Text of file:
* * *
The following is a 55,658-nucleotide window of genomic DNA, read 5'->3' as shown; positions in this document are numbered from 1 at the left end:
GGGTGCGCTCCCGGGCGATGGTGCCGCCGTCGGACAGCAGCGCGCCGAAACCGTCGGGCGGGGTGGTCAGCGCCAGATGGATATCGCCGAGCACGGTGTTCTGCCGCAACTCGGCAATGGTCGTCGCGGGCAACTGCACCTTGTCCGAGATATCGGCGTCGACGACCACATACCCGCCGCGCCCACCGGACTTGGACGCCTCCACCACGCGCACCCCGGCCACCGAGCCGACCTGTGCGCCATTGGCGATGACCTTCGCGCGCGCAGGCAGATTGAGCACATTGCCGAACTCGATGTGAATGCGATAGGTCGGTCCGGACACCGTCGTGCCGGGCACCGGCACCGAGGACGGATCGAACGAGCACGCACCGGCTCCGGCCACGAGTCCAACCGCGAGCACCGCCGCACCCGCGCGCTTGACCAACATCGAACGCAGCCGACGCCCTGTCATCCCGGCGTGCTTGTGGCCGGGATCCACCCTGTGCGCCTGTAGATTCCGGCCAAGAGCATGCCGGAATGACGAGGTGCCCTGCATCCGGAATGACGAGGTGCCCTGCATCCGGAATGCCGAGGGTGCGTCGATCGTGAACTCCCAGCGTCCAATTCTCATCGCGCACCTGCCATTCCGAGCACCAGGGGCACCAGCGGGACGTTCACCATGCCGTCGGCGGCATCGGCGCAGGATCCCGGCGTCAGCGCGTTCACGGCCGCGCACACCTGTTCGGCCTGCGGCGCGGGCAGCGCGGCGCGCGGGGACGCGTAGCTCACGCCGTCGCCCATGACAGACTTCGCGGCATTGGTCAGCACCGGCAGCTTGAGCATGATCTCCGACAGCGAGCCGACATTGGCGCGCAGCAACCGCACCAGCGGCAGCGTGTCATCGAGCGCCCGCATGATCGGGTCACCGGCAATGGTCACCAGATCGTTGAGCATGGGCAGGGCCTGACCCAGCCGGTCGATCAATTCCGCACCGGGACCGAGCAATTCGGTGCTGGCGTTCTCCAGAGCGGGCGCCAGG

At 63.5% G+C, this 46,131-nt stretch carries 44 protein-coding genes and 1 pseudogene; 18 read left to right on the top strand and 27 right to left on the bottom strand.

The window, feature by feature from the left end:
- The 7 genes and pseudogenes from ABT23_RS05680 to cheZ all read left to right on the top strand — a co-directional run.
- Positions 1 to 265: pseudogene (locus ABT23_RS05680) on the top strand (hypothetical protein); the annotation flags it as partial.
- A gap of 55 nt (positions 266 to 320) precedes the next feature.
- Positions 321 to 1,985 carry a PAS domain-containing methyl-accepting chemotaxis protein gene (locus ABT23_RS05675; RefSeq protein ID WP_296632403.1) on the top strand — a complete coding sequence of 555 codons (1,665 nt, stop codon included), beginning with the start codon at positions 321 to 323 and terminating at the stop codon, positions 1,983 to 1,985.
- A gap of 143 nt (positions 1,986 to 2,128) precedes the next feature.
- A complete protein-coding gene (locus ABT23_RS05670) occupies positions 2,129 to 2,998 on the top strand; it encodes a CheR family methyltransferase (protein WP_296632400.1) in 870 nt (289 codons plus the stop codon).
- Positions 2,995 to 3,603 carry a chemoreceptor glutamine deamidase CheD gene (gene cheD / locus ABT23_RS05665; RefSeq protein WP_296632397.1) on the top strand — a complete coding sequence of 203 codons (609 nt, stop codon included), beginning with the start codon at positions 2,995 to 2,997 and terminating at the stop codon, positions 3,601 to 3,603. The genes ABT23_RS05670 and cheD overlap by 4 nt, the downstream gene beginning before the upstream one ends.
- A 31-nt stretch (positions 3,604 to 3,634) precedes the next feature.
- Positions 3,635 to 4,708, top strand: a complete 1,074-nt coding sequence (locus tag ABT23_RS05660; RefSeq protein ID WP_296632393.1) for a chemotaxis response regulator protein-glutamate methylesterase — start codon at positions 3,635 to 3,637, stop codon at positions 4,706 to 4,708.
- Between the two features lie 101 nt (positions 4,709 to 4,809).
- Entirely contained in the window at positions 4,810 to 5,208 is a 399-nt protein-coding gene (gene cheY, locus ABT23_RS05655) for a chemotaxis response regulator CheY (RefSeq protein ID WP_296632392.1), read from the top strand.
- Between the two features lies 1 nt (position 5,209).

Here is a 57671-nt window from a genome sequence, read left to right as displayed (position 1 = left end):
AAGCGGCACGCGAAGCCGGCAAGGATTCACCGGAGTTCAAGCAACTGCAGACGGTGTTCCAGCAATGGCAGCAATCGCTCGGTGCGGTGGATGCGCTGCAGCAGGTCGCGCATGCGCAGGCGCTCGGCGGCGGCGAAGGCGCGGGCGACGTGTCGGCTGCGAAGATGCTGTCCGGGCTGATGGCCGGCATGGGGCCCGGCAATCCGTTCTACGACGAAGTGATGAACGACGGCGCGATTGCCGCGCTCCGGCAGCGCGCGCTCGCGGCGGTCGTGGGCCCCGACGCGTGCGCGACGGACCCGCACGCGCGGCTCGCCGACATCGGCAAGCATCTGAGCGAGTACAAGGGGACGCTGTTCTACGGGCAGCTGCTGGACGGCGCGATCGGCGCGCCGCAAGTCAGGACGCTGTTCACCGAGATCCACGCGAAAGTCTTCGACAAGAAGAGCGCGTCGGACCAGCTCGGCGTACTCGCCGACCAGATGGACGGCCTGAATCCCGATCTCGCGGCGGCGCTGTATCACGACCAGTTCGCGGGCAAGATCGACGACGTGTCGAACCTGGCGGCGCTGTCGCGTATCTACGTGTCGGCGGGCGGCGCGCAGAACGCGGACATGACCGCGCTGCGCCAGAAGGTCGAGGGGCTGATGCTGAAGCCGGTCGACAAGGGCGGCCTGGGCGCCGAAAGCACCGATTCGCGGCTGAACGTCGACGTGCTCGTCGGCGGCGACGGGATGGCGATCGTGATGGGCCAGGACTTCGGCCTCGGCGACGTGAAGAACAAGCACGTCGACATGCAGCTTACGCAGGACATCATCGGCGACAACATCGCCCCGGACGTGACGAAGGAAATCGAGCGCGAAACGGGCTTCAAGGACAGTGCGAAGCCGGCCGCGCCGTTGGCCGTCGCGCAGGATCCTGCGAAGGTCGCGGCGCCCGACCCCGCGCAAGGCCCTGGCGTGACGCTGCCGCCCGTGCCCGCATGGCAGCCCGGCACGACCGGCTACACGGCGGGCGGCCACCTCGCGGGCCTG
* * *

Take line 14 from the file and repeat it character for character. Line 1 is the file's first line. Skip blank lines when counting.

- Between the two features lie 101 nt (positions 4,709 to 4,809).